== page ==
As the U.S. offshore wind energy industry grows in the coming years (and decades), multiple Wind Energy Areas will be developed in waters across the U.S. Outer Continental Shelf, providing a significant amount of energy for Atlantic Coast states. However, associated offshore wind construction and maintenance activities could potentially impact the animals and fishermen who rely upon these habitats. Consequently, BOEM is partnering with commercial lobstermen on a study that will improve the bureau’s understanding of fish movements and help reduce offshore wind energy development impacts on basking sharks and other large marine species.
Scientists with BOEM and partner organizations are implanting acoustic transmitters, or tags, onto fish found in U.S. waters. The tags will transmit information on fish movement to small acoustic receivers when the tagged animals are within the receivers’ range. Currently, scientists have placed receivers in fixed positions in designated areas of interest. To increase the transmitter/receiver coverage area, scientists are mounting open-source GPS logging receivers to lobster traps. These traps would be an effective platform for this type of research because they are set and recovered regularly.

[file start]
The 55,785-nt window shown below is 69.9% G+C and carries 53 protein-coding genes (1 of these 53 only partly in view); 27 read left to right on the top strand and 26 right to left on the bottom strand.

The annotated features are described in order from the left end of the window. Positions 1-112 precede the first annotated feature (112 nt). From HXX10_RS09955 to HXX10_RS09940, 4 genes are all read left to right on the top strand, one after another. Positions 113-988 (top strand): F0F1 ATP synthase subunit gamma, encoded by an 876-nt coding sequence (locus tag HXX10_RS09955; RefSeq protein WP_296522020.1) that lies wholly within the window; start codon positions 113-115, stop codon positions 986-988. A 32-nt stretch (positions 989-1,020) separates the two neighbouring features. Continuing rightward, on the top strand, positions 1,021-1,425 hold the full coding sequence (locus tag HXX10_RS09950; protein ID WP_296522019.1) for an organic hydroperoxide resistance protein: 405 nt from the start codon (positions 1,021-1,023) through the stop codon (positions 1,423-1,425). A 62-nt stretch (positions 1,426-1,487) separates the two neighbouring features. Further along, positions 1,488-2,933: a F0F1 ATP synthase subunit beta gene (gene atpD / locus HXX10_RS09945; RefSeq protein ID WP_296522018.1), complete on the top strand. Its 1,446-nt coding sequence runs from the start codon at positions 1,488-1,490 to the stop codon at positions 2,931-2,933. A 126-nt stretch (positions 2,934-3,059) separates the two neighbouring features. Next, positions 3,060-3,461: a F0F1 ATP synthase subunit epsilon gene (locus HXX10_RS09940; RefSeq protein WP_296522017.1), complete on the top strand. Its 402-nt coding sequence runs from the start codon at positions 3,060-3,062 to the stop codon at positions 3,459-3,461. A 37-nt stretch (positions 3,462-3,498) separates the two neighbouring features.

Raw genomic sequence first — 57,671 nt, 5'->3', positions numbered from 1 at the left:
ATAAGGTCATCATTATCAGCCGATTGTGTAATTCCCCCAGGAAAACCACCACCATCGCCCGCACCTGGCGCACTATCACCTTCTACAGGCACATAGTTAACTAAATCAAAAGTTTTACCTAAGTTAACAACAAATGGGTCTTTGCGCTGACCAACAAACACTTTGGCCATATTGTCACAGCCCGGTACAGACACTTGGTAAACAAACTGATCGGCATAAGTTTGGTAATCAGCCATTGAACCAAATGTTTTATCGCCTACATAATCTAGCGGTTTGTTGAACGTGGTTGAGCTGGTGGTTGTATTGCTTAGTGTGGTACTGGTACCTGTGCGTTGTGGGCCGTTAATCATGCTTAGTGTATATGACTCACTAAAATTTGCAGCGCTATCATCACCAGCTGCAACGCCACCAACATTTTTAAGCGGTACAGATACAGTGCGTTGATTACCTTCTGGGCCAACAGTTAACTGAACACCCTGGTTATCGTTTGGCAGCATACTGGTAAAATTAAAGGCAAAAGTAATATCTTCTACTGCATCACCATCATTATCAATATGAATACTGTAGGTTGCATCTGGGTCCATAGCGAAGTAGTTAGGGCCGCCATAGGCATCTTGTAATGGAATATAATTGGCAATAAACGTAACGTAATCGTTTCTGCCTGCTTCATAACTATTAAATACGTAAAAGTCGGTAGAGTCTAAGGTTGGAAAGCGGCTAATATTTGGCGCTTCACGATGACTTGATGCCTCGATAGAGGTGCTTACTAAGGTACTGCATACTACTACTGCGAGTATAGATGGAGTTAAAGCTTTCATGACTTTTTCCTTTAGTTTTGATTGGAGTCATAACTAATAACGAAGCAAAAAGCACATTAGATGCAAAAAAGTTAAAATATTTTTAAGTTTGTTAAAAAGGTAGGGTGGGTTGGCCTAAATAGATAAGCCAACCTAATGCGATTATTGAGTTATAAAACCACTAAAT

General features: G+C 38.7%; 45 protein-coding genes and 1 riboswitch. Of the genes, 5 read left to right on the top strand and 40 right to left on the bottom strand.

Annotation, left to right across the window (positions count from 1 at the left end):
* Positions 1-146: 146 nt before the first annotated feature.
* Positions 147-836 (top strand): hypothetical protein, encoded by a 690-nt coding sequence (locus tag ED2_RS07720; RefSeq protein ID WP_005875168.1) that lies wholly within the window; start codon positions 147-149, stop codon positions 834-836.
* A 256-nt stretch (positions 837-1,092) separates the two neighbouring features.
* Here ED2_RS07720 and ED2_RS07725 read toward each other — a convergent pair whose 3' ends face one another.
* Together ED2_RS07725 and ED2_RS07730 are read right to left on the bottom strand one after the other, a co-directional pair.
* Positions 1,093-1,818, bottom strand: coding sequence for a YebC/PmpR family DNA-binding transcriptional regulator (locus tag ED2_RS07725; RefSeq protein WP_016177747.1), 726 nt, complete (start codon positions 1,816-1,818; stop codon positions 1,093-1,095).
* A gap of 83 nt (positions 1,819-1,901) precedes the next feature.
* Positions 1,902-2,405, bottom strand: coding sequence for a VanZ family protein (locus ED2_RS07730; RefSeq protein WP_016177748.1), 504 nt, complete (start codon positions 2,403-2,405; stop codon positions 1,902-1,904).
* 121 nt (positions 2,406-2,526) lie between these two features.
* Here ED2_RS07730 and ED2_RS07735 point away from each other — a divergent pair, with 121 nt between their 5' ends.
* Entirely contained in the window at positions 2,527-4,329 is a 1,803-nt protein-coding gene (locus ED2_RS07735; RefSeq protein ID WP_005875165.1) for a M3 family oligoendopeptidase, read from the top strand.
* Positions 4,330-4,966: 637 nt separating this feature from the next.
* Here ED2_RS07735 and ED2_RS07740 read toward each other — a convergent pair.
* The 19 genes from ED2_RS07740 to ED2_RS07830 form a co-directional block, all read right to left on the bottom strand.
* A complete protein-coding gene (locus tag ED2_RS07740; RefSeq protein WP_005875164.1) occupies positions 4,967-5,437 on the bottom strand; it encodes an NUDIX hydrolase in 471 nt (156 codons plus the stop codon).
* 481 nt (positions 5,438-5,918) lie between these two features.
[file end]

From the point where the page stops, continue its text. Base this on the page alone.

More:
By partnering with commercial lobstermen, BOEM hopes to collect information beyond the geographic limitations of fixed receiver arrays, which will allow the bureau to greatly expand its understanding of how various species use their habitat in and adjacent to current and potential wind energy areas.
The receivers are roughly the size of a 1-liter water bottle and will not impact the operation or deployment of fishing gear. BOEM will deliver the receivers to each partner lobsterman and assist with attaching each receiver to the interior of a lobster trap. Because the receivers will be set up prior to deployment, no additional prep time will be required while on the water.
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The Department of the Interior’s Bureau of Ocean Energy Management (BOEM) is responsible for America’s offshore energy and mineral resources. The bureau promotes energy independence, environmental protection and economic development through responsible, science-based management of energy and mineral resources on the U.S. Outer Continental Shelf.